In 2021, WSL launched WAOO to protect and conserve surf ecosystems around the world. Over the 2022 tour season, it collaborated with community organizations, indigenous groups, surfers and others on activations including replanting native coastal vegetation in Hawaii, removing plastic pollution from Indonesian waterways, and restoring coral reefs in Tahiti.
There used to be a sandy beach at San Clemente. It belongs to the ocean now.
The Southern California town hosted the Rip Curl World Surf League Finals in September. WSL athletes and staff found all that remains of the once-iconic San Clemente beaches is a meager strip of coastline fortified with riprap to protect against rising sea levels, higher tides and storm surges.
By the end of the century, nearly half of the world’s sandy beaches are expected to be lost to erosion. Coral reefs, essential to the planet’s health and surfing alike, are projected to decline 70-90 percent by 2050 if global warming isn’t limited to 1.5°C.
As the world’s premiere surfing organization, the WSL takes threats to surfing personally. These dire threats to the ocean also align with WSL’s Three Pillars: Plastics pollution, climate change and coastal restoration. As the ocean goes, so goes humanity; and an unsurfable ocean means an uninhabitable planet. What’s at stake is painfully demonstrated almost in real time by the disappearing beaches of San Clemente.
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“The ocean is our arena, it’s our office — many of us would describe it as home,” Emily Hofer, Chief People and Purpose Officer at WSL, told Sustainable Brands®. “We believe that the future of surfing depends on the health of the ocean; and it’s our duty to ensure that the ocean is protected for surfers to come.”
In 2021, WSL launched its global We Are One Ocean (WAOO) initiative to protect and conserve surf ecosystems around the world through coastal restoration, climate action and reducing plastic pollution. Over the 2022 Championship Tour (CT) season, WAOO collaborated with grassroots community organizations, indigenous groups, surfers and a coalition of over 100 organizations to lead ocean protection and conservation initiatives at each stop along the Tour. WAOO activations included replanting native coastal vegetation in Hawaii, removing plastic pollution from Indonesian waterways, and restoring coral reefs in Tahiti.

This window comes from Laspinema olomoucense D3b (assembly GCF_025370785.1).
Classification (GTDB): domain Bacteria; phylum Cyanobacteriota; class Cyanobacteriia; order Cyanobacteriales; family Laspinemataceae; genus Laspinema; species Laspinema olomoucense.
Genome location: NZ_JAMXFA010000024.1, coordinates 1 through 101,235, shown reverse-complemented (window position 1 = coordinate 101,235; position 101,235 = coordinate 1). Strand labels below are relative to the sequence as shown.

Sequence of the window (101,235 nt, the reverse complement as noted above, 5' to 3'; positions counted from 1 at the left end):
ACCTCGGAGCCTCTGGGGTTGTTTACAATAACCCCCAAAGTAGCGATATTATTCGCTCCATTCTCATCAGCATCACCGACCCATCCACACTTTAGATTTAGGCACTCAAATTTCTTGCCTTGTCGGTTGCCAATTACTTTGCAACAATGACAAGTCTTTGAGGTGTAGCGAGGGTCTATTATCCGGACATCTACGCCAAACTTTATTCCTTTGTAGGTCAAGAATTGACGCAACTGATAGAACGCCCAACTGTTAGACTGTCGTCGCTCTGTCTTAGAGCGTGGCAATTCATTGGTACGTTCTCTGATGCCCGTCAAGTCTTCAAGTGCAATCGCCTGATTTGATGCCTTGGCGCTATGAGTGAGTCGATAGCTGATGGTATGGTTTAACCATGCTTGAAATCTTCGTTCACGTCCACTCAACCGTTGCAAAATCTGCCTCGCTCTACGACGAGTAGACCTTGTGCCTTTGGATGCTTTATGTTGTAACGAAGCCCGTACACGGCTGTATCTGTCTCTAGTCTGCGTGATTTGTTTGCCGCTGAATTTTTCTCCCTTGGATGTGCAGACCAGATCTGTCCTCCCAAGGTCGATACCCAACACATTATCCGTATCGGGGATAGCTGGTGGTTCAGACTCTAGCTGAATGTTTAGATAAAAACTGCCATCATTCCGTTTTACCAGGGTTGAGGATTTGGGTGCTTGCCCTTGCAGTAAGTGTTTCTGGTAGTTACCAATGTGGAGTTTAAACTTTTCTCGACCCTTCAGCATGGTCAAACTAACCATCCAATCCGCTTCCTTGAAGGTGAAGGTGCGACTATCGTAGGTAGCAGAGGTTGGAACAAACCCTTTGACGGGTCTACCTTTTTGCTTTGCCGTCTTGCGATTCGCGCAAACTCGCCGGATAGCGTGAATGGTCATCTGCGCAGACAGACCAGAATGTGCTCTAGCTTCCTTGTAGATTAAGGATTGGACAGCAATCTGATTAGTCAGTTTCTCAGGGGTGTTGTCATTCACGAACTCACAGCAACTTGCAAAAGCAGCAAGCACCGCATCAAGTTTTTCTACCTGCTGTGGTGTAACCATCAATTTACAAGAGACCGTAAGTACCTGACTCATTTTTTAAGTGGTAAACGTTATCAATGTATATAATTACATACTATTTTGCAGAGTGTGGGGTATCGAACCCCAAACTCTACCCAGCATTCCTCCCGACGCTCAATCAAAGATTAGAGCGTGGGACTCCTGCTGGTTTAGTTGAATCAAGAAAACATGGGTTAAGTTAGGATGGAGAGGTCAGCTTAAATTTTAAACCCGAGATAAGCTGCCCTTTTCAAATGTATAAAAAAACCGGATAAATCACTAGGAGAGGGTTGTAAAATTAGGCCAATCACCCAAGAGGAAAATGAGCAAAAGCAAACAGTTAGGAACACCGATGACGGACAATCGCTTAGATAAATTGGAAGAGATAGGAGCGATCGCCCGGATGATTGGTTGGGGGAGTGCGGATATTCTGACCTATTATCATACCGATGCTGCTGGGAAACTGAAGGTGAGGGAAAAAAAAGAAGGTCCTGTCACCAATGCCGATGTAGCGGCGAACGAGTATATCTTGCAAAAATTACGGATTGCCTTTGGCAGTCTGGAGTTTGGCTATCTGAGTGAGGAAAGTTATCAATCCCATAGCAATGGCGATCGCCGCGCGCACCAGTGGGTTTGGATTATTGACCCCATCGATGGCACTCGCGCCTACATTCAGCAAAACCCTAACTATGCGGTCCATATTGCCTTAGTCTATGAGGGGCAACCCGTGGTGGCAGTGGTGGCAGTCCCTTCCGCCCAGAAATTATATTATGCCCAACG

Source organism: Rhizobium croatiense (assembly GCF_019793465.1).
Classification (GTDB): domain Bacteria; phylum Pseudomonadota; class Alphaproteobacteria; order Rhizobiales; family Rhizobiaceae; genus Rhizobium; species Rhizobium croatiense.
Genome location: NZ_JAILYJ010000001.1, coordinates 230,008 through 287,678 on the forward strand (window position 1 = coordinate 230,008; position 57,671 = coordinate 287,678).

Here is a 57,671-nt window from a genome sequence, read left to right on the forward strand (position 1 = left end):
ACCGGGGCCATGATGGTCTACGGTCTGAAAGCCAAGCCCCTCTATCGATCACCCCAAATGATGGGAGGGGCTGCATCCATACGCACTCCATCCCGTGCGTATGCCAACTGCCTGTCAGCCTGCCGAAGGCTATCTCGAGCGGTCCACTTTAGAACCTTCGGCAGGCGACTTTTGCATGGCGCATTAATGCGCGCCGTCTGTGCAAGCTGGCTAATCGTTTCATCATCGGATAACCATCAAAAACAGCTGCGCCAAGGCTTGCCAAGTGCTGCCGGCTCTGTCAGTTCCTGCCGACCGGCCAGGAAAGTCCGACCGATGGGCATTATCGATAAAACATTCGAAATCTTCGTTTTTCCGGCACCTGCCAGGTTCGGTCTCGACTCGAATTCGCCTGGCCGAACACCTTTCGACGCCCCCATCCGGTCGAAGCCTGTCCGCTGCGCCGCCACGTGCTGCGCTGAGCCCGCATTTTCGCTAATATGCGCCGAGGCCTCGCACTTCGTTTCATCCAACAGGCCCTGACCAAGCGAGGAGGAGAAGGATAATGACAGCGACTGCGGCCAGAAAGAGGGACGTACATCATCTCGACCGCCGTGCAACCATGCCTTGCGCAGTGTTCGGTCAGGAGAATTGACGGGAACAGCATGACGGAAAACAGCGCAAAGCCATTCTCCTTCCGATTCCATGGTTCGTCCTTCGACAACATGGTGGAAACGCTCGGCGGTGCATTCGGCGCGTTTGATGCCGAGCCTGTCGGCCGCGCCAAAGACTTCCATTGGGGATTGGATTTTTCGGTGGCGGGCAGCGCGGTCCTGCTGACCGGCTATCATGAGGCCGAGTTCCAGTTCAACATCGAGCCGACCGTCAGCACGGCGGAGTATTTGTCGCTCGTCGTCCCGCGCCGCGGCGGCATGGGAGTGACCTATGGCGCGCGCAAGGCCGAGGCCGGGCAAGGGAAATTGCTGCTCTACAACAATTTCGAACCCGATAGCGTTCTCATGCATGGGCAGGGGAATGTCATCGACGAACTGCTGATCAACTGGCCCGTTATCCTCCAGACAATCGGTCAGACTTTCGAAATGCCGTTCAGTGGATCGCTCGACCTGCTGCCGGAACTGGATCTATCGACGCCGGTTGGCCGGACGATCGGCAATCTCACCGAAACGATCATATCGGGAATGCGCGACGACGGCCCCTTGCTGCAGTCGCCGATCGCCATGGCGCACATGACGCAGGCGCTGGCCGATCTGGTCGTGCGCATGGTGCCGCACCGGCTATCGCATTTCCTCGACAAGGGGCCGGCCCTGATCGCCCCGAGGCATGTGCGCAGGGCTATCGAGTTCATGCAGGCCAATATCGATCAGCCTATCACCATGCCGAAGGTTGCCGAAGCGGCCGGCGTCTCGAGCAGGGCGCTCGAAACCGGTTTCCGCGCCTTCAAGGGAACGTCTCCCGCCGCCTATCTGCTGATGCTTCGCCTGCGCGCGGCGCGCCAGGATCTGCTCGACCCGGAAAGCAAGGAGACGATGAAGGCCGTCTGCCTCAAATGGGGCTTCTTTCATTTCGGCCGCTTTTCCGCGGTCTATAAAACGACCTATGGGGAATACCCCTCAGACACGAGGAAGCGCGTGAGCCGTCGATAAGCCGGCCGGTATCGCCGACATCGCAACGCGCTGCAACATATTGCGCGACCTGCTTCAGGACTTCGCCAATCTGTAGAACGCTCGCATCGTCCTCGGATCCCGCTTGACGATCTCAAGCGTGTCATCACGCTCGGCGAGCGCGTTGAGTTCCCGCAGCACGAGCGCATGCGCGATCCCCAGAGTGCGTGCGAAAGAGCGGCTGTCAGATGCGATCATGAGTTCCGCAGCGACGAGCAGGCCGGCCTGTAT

By the 2022 season close, the WSL says WAOO will have:
Reduced emissions by almost 50 percent from the 2018 baseline year;
Educated 35,000 global youth on cultural and environmental stewardship;
Removed 100 tons of plastic from Indonesian waterways;
Leveraging sports for environmental action
WAOO leverages WSL’s outsized influence to educate and inspire surf fans and athletes about ocean protection and conservation.
“Sports have the power to inspire hearts and minds,” Hofer said. “Anything related to protecting the ocean or the earth is a really good way to leverage sports and the inspirational power of sports.”
Water and winter sports provide a front-row seat to the effects of climate change and ecosystem destruction; and stakeholders from both are mobilizing to protect the future of their sports. Because it’s not about an unseen threat or far-off cause — but the undeniable reality of a favorite glacier melting or a beach eroding out of existence — sports can uniquely mobilize practitioners quickly and at scale.